Two landscapes, both rocky, empty places by the water. Yet what different stories you would—or, I think, should—write set in each location!
Many authors start a story knowing only a character or characters. Some start with an image, situation, or plot idea. Some wake up from a dream with a story partially or even fully formed.
I almost always start with a setting. That setting may be a location, a time period, a society, or all three simultaneously. Only once I know the setting do I come up with characters and a plot appropriate for it.
For a romance writer, for whom characters and their personal development are core to their books, starting with characters is probably the best approach. For a science fiction or horror writer, by contrast, starting with an idea or image may work particularly well.
Many authors seem to have little choice in how they begin a story. One method or another comes naturally and other methods seem alien. I suspect successful writers unconsciously choose their genres in part by how story ideas come to them.
What strengths is a story likely to have if the author starts with a setting?
- It is unlikely to suffer “white-room syndrome” (see my earlier post “Building a World”). Instead, the world is likely to be fully fleshed out and believable.
- Its characters may be more authentic because the author was particularly conscious of the setting’s social and physical limits on thoughts and actions.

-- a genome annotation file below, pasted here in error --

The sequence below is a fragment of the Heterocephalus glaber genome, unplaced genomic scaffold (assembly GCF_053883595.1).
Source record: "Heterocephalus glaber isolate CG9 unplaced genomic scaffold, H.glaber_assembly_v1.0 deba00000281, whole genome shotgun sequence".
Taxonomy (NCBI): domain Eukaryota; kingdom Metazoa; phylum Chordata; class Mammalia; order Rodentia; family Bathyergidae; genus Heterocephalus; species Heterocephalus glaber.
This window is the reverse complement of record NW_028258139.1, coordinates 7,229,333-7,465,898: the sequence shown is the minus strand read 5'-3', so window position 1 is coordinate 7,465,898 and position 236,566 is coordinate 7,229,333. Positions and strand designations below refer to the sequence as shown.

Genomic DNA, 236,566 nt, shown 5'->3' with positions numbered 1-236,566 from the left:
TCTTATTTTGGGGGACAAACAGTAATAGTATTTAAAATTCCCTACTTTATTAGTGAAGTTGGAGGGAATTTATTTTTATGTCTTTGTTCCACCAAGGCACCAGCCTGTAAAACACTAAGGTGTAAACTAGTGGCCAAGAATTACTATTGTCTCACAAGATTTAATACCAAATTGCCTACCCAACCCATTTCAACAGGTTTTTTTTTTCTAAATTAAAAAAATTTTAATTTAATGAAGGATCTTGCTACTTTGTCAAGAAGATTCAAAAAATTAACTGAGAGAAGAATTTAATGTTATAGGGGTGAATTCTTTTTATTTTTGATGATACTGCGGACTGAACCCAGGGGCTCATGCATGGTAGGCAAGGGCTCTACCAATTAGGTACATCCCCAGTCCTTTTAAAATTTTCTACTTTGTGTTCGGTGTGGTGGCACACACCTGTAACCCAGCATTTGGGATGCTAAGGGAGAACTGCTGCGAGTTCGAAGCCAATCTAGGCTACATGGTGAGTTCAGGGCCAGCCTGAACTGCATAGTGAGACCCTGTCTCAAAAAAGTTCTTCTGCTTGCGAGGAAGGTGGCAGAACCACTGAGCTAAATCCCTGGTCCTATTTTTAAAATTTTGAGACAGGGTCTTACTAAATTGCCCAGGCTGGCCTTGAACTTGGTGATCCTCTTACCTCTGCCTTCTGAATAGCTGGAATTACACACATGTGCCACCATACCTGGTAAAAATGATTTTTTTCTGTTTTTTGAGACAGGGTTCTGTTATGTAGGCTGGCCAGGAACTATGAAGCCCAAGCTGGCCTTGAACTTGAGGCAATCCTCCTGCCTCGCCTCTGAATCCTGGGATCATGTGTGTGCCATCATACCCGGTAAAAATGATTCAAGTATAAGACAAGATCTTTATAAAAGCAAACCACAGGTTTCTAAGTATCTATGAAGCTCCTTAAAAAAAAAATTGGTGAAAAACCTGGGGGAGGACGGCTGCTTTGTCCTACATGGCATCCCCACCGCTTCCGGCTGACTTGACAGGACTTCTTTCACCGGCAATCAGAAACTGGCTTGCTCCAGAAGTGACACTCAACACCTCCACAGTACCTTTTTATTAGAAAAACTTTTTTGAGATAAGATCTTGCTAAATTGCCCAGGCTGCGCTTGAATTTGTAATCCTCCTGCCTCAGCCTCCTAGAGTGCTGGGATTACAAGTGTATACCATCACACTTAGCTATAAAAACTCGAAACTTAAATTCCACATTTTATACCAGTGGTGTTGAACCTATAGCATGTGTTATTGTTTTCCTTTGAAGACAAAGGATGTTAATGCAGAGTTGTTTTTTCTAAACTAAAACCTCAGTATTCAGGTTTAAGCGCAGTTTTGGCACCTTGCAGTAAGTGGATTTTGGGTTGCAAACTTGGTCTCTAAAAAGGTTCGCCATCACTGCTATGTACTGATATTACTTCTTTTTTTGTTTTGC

- The setting is more likely to function as a character, influencing goals, creating conflicts, and enriching the story.
- Gone with the Wind by Margaret Mitchell (the American South during the Civil War and Reconstruction)
- The “Master at Arms” romance series by Jennifer Blake (New Orleans in the 1840s)
- A Confederacy of Dunces by John Kennedy Toole (New Orleans in the 1960s)
- The Lions of Al-Rassan by Guy Gavriel Kay (a fantasy world modeled after medieval Spain)
- The “Sebastian St. Cyr” mystery series by C.S. Harris (Regency England)
- The “Sano Ichō” mystery series by Laura Joh Rowland (17th century Japan)
Despite being a setting-first writer, I acknowledge that starting with a setting has its weaknesses:
- Characters may be overly shaped by the setting and not have distinct-enough individual personalities.
- The story may be overburdened with description of rooms, landscapes, clothes, customs, and other setting details the author fell in love with.
- Some readers may have to work harder to put themselves into a story when an alien setting is well set up; a vague setting allows readers to fill in missing information with comfortable, familiar details from their own experience.
Win a book! My second annual birthday contest is now going on at my personal blog, For Love of Words (http://ShaunaRoberts.blogspot.com). Two commenters will be randomly chosen to win a book of their choice by anyone I’ve interviewed at my blog or a copy of my October release, Like Mayflies in a Stream. To enter, just comment on this post.
I’ll be blogging on Novel Spaces again on 8 October, when I’ll talk about writing Like Mayflies in a Stream. I look forward to seeing you then!